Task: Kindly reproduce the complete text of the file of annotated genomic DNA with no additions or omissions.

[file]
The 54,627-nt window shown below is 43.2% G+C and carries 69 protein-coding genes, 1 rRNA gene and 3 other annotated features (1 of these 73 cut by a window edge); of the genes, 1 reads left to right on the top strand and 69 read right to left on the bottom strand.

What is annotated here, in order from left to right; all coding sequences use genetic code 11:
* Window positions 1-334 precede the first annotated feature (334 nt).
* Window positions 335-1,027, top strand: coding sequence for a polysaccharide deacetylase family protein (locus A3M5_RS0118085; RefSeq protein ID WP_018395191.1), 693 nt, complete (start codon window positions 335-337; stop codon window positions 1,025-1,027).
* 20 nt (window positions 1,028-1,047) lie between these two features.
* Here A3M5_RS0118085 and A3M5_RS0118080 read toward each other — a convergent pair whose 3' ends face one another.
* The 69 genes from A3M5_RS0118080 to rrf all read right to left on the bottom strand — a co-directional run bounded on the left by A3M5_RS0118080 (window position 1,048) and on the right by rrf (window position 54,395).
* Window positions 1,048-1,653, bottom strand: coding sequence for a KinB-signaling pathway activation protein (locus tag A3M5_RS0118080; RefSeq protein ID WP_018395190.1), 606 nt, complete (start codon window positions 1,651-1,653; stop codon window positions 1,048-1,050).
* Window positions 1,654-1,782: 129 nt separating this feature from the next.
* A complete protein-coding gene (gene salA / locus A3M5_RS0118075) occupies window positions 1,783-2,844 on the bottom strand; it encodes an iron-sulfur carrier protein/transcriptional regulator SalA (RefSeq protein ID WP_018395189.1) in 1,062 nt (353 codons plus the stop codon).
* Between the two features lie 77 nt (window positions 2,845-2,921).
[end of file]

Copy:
The 54,627-nt window shown below is 43.2% G+C and carries 69 protein-coding genes, 1 rRNA gene and 3 other annotated features (1 of these 73 cut by a window edge); of the genes, 1 reads left to right on the top strand and 69 read right to left on the bottom strand.

What is annotated here, in order from left to right; all coding sequences use genetic code 11:
* Window positions 1-334 precede the first annotated feature (334 nt).
* Window positions 335-1,027, top strand: coding sequence for a polysaccharide deacetylase family protein (locus A3M5_RS0118085; RefSeq protein ID WP_018395191.1), 693 nt, complete (start codon window positions 335-337; stop codon window positions 1,025-1,027).
* 20 nt (window positions 1,028-1,047) lie between these two features.
* Here A3M5_RS0118085 and A3M5_RS0118080 read toward each other — a convergent pair whose 3' ends face one another.
* The 69 genes from A3M5_RS0118080 to rrf all read right to left on the bottom strand — a co-directional run bounded on the left by A3M5_RS0118080 (window position 1,048) and on the right by rrf (window position 54,395).
* Window positions 1,048-1,653, bottom strand: coding sequence for a KinB-signaling pathway activation protein (locus tag A3M5_RS0118080; RefSeq protein ID WP_018395190.1), 606 nt, complete (start codon window positions 1,651-1,653; stop codon window positions 1,048-1,050).
* Window positions 1,654-1,782: 129 nt separating this feature from the next.
* A complete protein-coding gene (gene salA / locus A3M5_RS0118075) occupies window positions 1,783-2,844 on the bottom strand; it encodes an iron-sulfur carrier protein/transcriptional regulator SalA (RefSeq protein ID WP_018395189.1) in 1,062 nt (353 codons plus the stop codon).
* Between the two features lie 77 nt (window positions 2,845-2,921).